Be wary of playing too many enters-the-battlefield-tapped lands. That can also sometimes lead to ‘not able to play cards in a timely manner’ frustrations.

These cards are considered utility cards. They don’t make a deck in themselves, but they’re the oil or grease that makes the engine of the deck run smoothly. They represent tremendous value as you’ll use them over and over again in different decks.

Other cards from M10 that fall in the same category:

Terramorphic Expanse. (Slow, but is the best budget way to fix your mana)
Borderland Ranger.
Elvish Visionary (A push admittedly, but I do love cheap cantrip critters)
Llanowar Elves (Budget Birdie)
Rampant Growth.

The card I was saddest to see fail to make the transition from Xth to M10 is Mind Stone, as that would go straight on this list. I found it essential in any kind of non-Green deck short on two-drops as a way to ramp up to four mana. They might have left it out because they wanted that functionality to remain unique to Green.

The other class of utility is the answer cards. Creatures are the most efficient way of dealing damage in Magic so most decks will require efficient answers. I tend to avoid adding these cards when building casual decks as I prefer more synergistic builds where the answer cards also give benefits to other parts of the deck. Sometimes you just need to devote a section of your deck to making opposition critters dead and these will get the job done best:

Unsummon (barely creeps onto the list, but it has its uses in the right deck)
Doom Blade
Fireball (for also making opponents dead occasionally)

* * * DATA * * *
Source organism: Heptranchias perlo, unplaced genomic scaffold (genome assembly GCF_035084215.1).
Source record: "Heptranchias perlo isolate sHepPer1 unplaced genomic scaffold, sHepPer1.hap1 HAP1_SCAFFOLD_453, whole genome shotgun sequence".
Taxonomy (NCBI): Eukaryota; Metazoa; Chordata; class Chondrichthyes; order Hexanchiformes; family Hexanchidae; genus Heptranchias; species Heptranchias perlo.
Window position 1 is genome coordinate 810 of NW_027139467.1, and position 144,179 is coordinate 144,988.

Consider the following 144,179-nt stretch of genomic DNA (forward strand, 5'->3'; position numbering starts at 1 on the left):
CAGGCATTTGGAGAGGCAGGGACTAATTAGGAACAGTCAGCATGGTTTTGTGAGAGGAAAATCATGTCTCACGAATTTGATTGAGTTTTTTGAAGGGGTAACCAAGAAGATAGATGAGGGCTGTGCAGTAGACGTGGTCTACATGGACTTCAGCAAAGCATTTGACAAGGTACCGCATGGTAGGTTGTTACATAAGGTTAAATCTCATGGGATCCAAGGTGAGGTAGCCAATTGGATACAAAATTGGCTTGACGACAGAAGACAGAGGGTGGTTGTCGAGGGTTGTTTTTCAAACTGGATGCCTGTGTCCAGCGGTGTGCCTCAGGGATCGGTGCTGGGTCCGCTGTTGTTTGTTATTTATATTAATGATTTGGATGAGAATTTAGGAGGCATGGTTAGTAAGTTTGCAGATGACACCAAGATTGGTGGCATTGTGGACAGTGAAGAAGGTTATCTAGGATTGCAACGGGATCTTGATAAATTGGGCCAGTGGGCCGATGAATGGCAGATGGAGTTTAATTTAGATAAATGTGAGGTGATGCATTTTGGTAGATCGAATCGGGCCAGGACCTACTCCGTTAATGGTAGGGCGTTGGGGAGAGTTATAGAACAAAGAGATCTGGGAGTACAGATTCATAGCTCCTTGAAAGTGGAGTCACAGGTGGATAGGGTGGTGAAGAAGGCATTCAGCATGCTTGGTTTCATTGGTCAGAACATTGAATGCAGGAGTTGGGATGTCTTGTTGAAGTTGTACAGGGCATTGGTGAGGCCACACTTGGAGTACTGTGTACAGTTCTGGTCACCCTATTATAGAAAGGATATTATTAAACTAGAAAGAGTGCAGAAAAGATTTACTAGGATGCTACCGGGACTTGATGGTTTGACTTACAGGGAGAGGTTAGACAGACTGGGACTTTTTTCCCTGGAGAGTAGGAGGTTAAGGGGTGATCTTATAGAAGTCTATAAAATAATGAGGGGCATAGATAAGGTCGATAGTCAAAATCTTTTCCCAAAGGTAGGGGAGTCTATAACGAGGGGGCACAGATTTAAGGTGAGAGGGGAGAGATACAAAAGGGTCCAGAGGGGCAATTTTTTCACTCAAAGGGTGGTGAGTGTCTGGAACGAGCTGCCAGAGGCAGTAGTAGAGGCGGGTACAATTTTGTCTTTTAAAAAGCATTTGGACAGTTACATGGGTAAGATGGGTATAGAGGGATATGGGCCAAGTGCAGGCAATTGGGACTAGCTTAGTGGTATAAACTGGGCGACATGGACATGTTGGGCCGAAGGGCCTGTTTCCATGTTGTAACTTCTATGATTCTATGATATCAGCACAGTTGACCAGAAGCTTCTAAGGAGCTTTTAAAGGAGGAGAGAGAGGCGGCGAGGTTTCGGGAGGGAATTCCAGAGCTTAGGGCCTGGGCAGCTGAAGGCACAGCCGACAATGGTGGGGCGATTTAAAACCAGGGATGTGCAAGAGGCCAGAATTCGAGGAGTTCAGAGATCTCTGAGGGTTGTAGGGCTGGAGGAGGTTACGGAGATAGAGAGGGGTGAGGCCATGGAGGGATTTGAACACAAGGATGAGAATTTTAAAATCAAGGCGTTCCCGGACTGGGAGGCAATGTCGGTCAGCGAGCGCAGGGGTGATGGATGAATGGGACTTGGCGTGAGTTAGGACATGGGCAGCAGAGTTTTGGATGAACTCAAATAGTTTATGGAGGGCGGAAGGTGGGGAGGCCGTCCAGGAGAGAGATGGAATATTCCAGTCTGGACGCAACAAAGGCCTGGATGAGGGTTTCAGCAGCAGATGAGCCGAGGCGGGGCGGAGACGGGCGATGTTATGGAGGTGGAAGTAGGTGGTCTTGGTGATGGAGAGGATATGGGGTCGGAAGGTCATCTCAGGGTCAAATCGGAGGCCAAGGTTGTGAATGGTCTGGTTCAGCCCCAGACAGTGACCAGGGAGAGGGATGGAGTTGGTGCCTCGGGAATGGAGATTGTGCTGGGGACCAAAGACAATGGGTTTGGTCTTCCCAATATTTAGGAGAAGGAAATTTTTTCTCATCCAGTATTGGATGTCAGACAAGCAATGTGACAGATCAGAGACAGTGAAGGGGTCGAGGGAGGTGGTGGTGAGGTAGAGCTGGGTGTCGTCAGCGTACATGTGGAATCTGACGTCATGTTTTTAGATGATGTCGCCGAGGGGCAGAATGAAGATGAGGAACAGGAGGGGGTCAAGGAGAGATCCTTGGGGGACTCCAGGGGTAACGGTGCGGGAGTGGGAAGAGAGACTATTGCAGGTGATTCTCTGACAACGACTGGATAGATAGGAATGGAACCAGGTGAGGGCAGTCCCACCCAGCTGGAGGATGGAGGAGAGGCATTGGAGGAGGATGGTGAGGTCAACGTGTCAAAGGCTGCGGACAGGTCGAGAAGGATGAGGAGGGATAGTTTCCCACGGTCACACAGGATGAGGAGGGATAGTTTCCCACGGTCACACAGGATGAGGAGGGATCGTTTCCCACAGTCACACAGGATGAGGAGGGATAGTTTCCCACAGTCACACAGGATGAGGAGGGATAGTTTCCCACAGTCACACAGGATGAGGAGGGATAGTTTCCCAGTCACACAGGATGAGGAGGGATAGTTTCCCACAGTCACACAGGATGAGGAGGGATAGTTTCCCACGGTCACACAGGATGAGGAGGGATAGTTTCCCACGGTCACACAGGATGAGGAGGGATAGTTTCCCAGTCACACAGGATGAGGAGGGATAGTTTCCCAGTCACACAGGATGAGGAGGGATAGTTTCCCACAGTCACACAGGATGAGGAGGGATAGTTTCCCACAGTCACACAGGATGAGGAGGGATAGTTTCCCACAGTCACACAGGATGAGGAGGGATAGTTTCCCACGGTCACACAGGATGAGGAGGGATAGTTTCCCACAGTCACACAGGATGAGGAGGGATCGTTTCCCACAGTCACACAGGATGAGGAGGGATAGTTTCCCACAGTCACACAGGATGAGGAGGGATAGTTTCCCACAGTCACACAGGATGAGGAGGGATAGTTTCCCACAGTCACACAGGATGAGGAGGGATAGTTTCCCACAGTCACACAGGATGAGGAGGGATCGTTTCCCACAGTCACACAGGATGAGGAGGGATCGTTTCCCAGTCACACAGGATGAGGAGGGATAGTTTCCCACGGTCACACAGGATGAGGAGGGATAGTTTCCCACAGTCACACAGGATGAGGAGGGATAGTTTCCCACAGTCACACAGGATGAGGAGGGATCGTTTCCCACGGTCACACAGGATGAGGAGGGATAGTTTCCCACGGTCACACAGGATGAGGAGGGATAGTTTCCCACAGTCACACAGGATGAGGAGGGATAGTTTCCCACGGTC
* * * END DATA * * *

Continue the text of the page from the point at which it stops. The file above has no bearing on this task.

Lightning Bolt
Pyroclasm (for making lots of small critters dead)

Critters aren’t the only thing you might need to kill. If it’s artifacts or enchantments:

Acidic Slime

And some more ‘catch all’ approaches:

Cancel (although quite a lot of casual players really don’t like playing against heavy counterspell decks)

Then there’s the standard ways to gain card advantage through drawing cards:

Sign in Blood
(Elvish Visionary probably belongs here)

These are staples. They’re tools that you’ll reuse over and over to fit specific roles within a deck. The only problem with these commons is that they’re often overvalued in the online bots. Paying 0.25 tix to get a Lightning Bolt is just painful. Even if you’re not that good at draft, the best way to get the commons is to do enough drafts to get the bulk of the commons or just crack boosters.

Outside of utility then we start to think about the juicy stuff. These are the cards to build interesting decks around. They might only go in their one particular deck, but they’re the centrepiece of that deck and the reason to build it in the first place.

If you’re purely casual, whether or not it’s worthwhile to pick these up will depend on how likely you are to build the deck around them and how much they currently cost. Online prices often hit substantial spikes if an archetype becomes very popular. Sanity Grinding was on my list of fun deck types to try out from Eventide. It got taken off when I found out Sanity Grinding was going for 8 tix. It’s a narrow range card, so that kind of price isn’t really cost-effective for a fun deck.